It was the lunge seen round the world: Senator Marco Rubio got cottonmouth during his live, televised response to President Obama’s State of the Union address. So Rubio suddenly lurched left of camera range to gulp a spot of Poland Spring water.
A gift to comedians, the awkward GIF became an instant Internet meme, with most of the tweets joking about a possible product placement. Even Rubio himself showed a self-effacing post-speech sense of humor by tweeting a photo of the rather unappetizing-looking mini-bottle in question.
Response from the PS brand itself? Crickets.
“ Poland Spring Water hasn't Tweeted since July, 2010. Right now, their rep is frantically trying to remember the password,” @JoryJohn tweeted.
Another tweeter even mused that Poland Spring had missed its “Oreo Moment,” referring to the now famous, insta-response to the recent Super Bowl blackout. In a prodigious stroke of social media genius and creativity, even before the power was restored, Team Oreo released an ad featuring a visual of the cookie, with text reading: “Power out? No problem. You can dunk in the dark.”
Try to top that.
The actual media cost was zero, as opposed to the almost $4 million for the brand’s actual Super Bowl spot, a giant production number showing a silent, choreographed fight in a school library over the concocted issue of preferring “cream or cookie?” (The sandwich cookie version of “Tastes Great, Less Filling.”) Viewers were then asked to vote their tastes on Instagram.
A team from 360i was already assembled, war room-style, to deal with the votes, and, with all the stars aligned, managed to jump on a response to the sudden blackout.
Given its immediacy, the quickie brand message intended for the Internet, or tweeted on the fly, can often have more resonance than the carefully planned mainstream campaign with byzantine levels of concurrent on- and offline components.
At the Big Game itself, this was the case not only for Oreo -- but, with variations, also for Pepsi and Coke.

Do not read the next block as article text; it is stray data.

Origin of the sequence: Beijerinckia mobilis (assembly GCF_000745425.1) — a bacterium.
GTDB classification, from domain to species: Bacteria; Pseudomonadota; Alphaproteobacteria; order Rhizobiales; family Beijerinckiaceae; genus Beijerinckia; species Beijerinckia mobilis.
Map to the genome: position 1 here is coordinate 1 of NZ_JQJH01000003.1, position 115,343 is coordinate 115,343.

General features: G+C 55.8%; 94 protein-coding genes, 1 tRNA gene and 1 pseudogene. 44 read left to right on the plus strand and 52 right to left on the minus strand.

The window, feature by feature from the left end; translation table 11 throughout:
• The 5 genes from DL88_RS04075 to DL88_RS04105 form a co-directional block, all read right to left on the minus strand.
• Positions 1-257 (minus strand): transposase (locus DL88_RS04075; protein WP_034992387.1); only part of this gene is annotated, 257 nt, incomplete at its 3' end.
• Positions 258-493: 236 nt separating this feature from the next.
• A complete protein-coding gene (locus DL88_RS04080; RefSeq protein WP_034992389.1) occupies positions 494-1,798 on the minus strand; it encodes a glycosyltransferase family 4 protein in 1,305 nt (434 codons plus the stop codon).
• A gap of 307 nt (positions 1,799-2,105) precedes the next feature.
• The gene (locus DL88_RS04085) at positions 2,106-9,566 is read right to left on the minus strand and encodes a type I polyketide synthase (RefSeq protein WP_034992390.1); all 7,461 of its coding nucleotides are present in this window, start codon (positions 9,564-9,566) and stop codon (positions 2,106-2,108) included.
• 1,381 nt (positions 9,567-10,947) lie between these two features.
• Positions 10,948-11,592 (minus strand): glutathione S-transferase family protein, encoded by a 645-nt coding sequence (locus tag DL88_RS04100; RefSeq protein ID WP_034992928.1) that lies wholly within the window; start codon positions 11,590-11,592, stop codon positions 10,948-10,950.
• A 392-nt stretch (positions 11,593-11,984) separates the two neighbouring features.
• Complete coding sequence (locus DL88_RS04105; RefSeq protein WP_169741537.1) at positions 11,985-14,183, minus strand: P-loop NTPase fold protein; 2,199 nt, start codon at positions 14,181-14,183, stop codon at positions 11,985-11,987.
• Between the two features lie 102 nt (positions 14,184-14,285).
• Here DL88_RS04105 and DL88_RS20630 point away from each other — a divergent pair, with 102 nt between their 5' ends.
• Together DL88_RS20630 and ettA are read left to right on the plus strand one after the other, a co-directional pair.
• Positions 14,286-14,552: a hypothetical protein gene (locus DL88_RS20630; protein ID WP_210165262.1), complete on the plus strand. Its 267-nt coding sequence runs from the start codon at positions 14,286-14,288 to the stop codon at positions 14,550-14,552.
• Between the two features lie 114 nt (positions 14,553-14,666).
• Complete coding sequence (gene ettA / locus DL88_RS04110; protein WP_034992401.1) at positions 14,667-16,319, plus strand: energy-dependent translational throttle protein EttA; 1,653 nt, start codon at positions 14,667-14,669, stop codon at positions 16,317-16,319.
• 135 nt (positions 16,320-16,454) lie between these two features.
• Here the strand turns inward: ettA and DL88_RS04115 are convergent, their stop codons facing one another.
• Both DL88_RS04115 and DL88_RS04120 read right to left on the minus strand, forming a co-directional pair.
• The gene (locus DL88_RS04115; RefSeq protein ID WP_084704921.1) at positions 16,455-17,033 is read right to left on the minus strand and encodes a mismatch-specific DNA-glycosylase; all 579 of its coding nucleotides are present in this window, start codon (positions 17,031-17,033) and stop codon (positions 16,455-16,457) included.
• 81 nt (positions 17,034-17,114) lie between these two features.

In an attempt to surpass last year’s digital play with responsive, team-scarf-waving polar bears, Coke sought a more interactive, “gamifying” experience for consumers. “Mirage,” the richly cinematic spot shot in South Africa, involved three teams of characters -- showgirls, cowboys, and Mad Max-types -- fighting it out in a desert for a giant bottle of Coke. Viewers could vote for the winning team.
Arab groups immediately objected to the depiction of the secondary characters in the background: caricatures of Bedouins on camels. Even the LGBT community objected to the Vegas showgirls in the pink bus being played by women, rather than the transvestites from the movie “Priscilla, Queen of the Desert” on whom they seemed to be based. (Never mind the opinions of women who would prefer not to be objectified in heels and plumes.) Plus, there were online glitches in voting. In the end, though, the showgirls won.
But what really connected for Coke was the sleeper spot that snuck in during the first quarter. Called “Security Camera,” it started as a series of viral videos in Latin America. Showing acts of kindness captured (or recreated) on video, it carried the upbeat feeling of the “Open Happiness” campaign preceding it. This version ended with hundreds of the individual videos in tiny squares forming the Coke bottle. The spot ran in Latin markets and on the London Olympics this summer. In the end, on game day, the little video-that-could, a last-minute contender, outranked the big, badass “Mirage” production.
Meanwhile, the early release of “Mirage” allowed arch-rival Pepsi to play its own knowing game. For Pepsi Next, the giant bottler created “Vending Machine,” an almost-instant video parody complete with similar showgirls, cowboys, and biker dudes shown walking off the obviously fake set to cool out with a soda. One of the Mad Maxxers takes his plastic axe to the Pepsi machine when it malfunctions. They all gather together to open the machine, rather than choosing the working Coke machine right next to it.
It was a clever, kick-ass response, and in my view would have done better on the game than the Pepsi Next spot that did run. Called “Party,” it was a copy of a copy of a mash-up of about 25 more-inspired previous Pepsi spots, showing suburban parents arriving home unexpectedly and interrupting their teen kid’s verboten blow-out. Much to the kids’ shock, the parents are not furious -- because, get this, they taste the kid's Pepsi Next and they like it!!
The point is that the past few weeks -- and even Rubio’s speech-- prove that every brand needs to be on its feet to take advantage of a pop cultural glitch, or lunge at whatever big glug becomes part of the cultural vernacular.